The news spread rapidly and chapters applied in the hope to become one of the early associates. The formation of this type of society was unusual in the United States. Dayton formed a local chapter which was named for General Jonathon Dayton. The founder of the local chapter, Mrs. Silas Burns, was from Cincinnati where she helped with the formation of the Cincinnati chapter. Seventeen well known local women joined the newly formed chapter. The seventeen charter members were: Louise Latham Devereux Burns, Francis Louise Achey, Jesse Leech Davisson, Louise Achey Kennedy, Sarah Dechart, Mary Colby Thrasher, Flora Lewis Hughes Hodge, Sara Jerome Patrick, Anna Kimmel Welliver, Charlotte Reeves Conover, Anna Mathiot Dorsey, Hattie Mason Hooker Lytle, Harriet Snyder King, Martha Olivia Hawes, Emma Thompson Beaver, Mary Ellen Gebhart, and Hannah Follett Clark.
The chapter was organized February 4, 1896; the charter was granted April 8, 1896. Three of the charter members were "Real Daughters." These members had relatives who had fought in the American Revolution.
The DAR is a living reminder of the patriots of 1776. The goals of the society are to keep alive the spirit of the men and women who fought for American independence, to promote the development of an enlightened public opinion, and foster patriotic citizenship.
The Jonathon Dayton Chapter was named for General Jonathon Dayton who was a distinguished lawyer, senator, and soldier. As a statesman, he helped with the development of the U.S. Constitution and was Speaker of the House of Representatives; as a lawyer, he was a knowledgeable jurist; and as a soldier, he served under Lafayette. General Dayton never saw the town named for him.
Chapter activities over the years include: studies of U.S. History, marking of local historic places and graves, beautification of local parks, contributing to local charities, donating books and flags to local schools, the organization of the Mary Van Cleve Chapter of the Children of the American Revolution (CAR), student essay contests, and the sponsoring of ROTC activities and awards at two local high schools (Walter E. Stebbins and Fairborn Baker).
7.0 linear feet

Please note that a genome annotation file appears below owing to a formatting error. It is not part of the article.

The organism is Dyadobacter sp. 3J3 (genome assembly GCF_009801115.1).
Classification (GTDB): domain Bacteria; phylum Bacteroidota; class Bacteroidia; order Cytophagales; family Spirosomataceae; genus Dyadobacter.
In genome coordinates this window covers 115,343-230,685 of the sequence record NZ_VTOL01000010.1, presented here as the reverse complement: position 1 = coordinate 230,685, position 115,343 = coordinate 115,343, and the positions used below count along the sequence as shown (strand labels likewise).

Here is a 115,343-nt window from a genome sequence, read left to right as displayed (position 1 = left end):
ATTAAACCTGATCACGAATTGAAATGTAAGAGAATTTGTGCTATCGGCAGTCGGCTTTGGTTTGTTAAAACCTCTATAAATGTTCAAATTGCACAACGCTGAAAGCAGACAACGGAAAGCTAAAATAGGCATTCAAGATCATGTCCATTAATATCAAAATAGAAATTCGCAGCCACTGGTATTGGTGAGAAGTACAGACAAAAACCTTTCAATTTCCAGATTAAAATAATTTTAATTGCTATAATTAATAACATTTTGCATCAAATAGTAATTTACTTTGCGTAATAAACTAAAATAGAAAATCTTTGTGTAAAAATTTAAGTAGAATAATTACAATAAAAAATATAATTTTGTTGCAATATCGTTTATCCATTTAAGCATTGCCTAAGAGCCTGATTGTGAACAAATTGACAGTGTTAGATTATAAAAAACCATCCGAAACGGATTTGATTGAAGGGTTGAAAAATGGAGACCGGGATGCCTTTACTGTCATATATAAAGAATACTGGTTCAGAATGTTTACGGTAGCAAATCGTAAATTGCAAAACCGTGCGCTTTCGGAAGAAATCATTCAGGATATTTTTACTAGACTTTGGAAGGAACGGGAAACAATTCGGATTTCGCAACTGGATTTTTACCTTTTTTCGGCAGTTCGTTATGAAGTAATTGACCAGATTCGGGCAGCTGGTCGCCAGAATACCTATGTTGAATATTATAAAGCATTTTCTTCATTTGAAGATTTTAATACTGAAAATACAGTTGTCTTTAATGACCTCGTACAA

Language of Materials
This chapter of the Daughters of the American Revolution is named for Jonathon Dayton, the youngest person to sign the U.S. Constitution. The Jonathon Dayton Chapter of the DAR was organized on Feb. 18, 1896 and chartered Apr. 8, 1896. The collection contains scrapbooks outlining the history and activities of the Dayton, Ohio Chapter and includes clippings, photographs, programs, local histories, and genealogies.
Statement of Arrangement
The collection is arranged into two series:
- Series 1: Scrapbooks, 1927-2002
- Series II: Chapter History, 1976
The Scrapbooks of the Jonathon Dayton Chapter of the National Society, Daughters of the American Revolution (NSDAR) were accessioned into the Wright State University Department of Special Collections and Archives in June of 1992. The scrapbooks were donated by the Jonathon Dayton Chapter of the NSDAR.
Existence and Location of Copies
The scrapbooks are digitized. The digital files are available in the reading room for reference viewing. Please ask archivist for files on Digiserv Drive (L).
- Guide to the National Society of the Daughters of the American Revolution, Jonathan Dayton Chapter Collection (MS-244)
- Finding aid prepared by Tracey A. Rasmer, 1993
- Description rules
- Describing Archives: A Content Standard
- Language of description
- Script of description
- Language of description note
- Finding aid written in English
- Funds for digitizing the scrapbooks were provided by the National Society of the Daughters of the American Revolution, Jonathan Dayton Chapter in 2022.
- 1996 May : Additions to the collection were made.
- 2013 January : Finding aid was re-formatted and additions were made by Victoria Penno.
- 2022 May: Toni Vanden Bos updated finding aid with an additional scrapbook, and the availability of reference images for use in the reading room.
Part of the Special Collections Repository
Wright State University Libraries
Special Collections and Archives
3640 Colonel Glenn Hwy
Dayton OH 45435-0001 USA